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# TIP 539: Multiple dict filter patterns
	Author:         Lars Hellström <[email protected]>
	State:          Draft
	Type:           Project
	Vote:           Pending
	Created:        27-Nov-2008
	Post-History:   
	Keywords:       Tcl, dict filter, set intersection
	Tcl-Version:	8.7
	Tcl-Ticket:     2370575
-----

# Abstract

The **key** and **value** forms of **dict filter** are generalised 
to allow an arbitrary number of patterns.

# Rationale

Although there are **dict** subcommands which allow deleting some keys 
from a dictionary (**dict remove**) and inserting some keys into a 
dictionary (**dict replace**), there is no direct way of requesting 
the sub-dictionary which only has keys from a given list; if we think 
of only the set of keys in the dictionary, then we have subcommands for 
set minus and set union, but none for set intersection. 
A situation where this would be useful is that the option dictionary for 
a high-level procedure can contain options meant to be passed on to 
lower level commands, and it is necessary to extract the subdictionary 
of options that the lower level command would accept (since passing one 
which is not supported would cause it to throw an error).

There is of course already the **dict filter** command, which indeed 
returns a subdictionary of an existing dictionary, but its **key** form 
only accepts one **string match** pattern and therefore cannot be used 
to, e.g., select all three of `-foo`, `-bar`, and `-baz`. (It could select both 
`-bar` and `-baz` through the pattern `-ba[rz]`, but that's neither common nor 
particularly readable.) However, in many instances where this kind of 
pattern is used (notably **glob**, **namespace export**, and 
**switch**), it is possible to give several such patterns and have it 
interpreted as the union of the patterns. Were that the case with 
**dict filter**, the "`-foo`, `-bar`, and `-baz`" problem could be solved as 
easily as

    dict filter $opts key -foo -bar -baz

which is comparable to

    dict remove $opts -foo -bar -baz
    dict replace $opts -foo 1 -bar off -baz 42

and much nicer than the **script** counterpart

    dict filter $opts script {key val} {
        ::tcl::mathop::in $key {-foo -bar -baz}
    }

If the **key** form is generalised like this, then it seems appropriate 
to also generalise the **value** form in the same way to keep the 
symmetry, even though I have no immediate use-case for that feature.

Since it is generally good to Do Nothing Gracefully, the command syntax is
also generalised to allow the case of no patterns at all. The result in that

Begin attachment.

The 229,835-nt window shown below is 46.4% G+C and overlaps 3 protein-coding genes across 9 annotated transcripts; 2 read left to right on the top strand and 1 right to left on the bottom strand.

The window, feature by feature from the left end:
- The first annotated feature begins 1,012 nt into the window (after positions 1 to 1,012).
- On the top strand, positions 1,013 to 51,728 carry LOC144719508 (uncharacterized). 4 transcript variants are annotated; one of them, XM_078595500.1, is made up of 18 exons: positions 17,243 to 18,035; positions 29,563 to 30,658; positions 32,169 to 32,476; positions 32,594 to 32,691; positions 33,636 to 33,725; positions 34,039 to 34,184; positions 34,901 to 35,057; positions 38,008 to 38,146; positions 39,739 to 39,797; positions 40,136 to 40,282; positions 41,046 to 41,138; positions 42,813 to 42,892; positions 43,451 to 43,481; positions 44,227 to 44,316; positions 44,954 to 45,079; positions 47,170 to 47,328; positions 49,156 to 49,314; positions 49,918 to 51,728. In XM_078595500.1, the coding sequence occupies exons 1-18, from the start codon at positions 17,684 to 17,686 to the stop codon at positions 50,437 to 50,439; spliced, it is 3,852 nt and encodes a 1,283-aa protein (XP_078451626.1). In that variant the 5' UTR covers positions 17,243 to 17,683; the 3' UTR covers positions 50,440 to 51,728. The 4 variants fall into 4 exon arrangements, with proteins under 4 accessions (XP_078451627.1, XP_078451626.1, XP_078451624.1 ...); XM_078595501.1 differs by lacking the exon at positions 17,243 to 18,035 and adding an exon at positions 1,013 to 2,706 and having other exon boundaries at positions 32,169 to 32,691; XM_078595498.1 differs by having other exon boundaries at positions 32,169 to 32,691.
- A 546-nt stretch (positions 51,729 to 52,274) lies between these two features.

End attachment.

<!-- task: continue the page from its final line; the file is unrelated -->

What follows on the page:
case will be the empty dictionary

# Specification

The two **dict filter** command forms:

 > **dict filter** _dictionary_ **key** _pattern_  
 > **dict filter** _dictionary_ **value** _pattern_

are generalised to accept an arbitrary number of <i>pattern</i>s:

 > **dict filter** _dictionary_ **key** ?_pattern_ …?  
 > **dict filter** _dictionary_ **value** ?_pattern_ …?

and the results are the sub-dictionaries of those keys and values 
respectively which match at least one of the <i>pattern</i>s.

# Rejected Alternatives

A more direct way of meeting the motivating need would be a command 
**dict select** with the same syntax as **dict remove** (no pattern 
matching) but logic reversed. This would however be so close to 
**dict filter** ... **key** that extending the syntax of the latter 
seemed more appropriate.

An alternative to allowing multiple patterns with **dict filter** could 
be to allow a regular expression pattern, since the union of two regular 
languages is again a regular language. Any syntax that could be picked for 
that would however on one hand already be rather close to

    dict filter $opts script {key val} {regexp $RE $key}

and on the other it would be rather difficult to read, as the regular 
expression corresponding to "`-foo` or `-bar` or `-baz`" is

    ^(-foo|-bar|-baz)$

which it is tempting but incorrect to simplify to `-foo|-bar|-baz`.

# Implementation Notes

An implementation exists (it's a very trivial to modify **dict filter** 
… **value** to work this way: just add an inner loop over the list of 
patterns); see [patch #2370575](/tcl/tktview/2370575).

What might be tricky is the case of **dict filter** … **key**, since 
this currently has an optimisation for the case of a pattern without glob 
metacharacters that would be very desirable to keep for the motivating 
use-case of selecting specific keys from a dictionary. The natural way to 
do that would be to make the loop over patterns the outer loop and the 
loop over dictionary entries the inner loop, which is only entered if the 
current pattern contains metacharacters. Such an optimisation would 
however have the script-level-visible consequence of having the keys show 
up in the order of the patterns rather than the order of the original 
dictionary, so it may be a good idea to also explicitly specify that 
**dict filter** does not guarantee keys in the result to be in the same 
order as in the input dictionary.

Indeed, a **dict filter** … **key** that reorders keys according to 
its pattern arguments could sometimes be useful in interactive situations, 
as a way of getting selected keys up from in a dictionary:

    set D {-baz 0 -bar 1 -foo 2}
    dict filter $D key -foo -bar *

On the other hand, this effect can mostly be obtained through use of 
**dict merge** already:

    dict merge {-foo x -bar x} $D

# Copyright

This document has been placed in the public domain.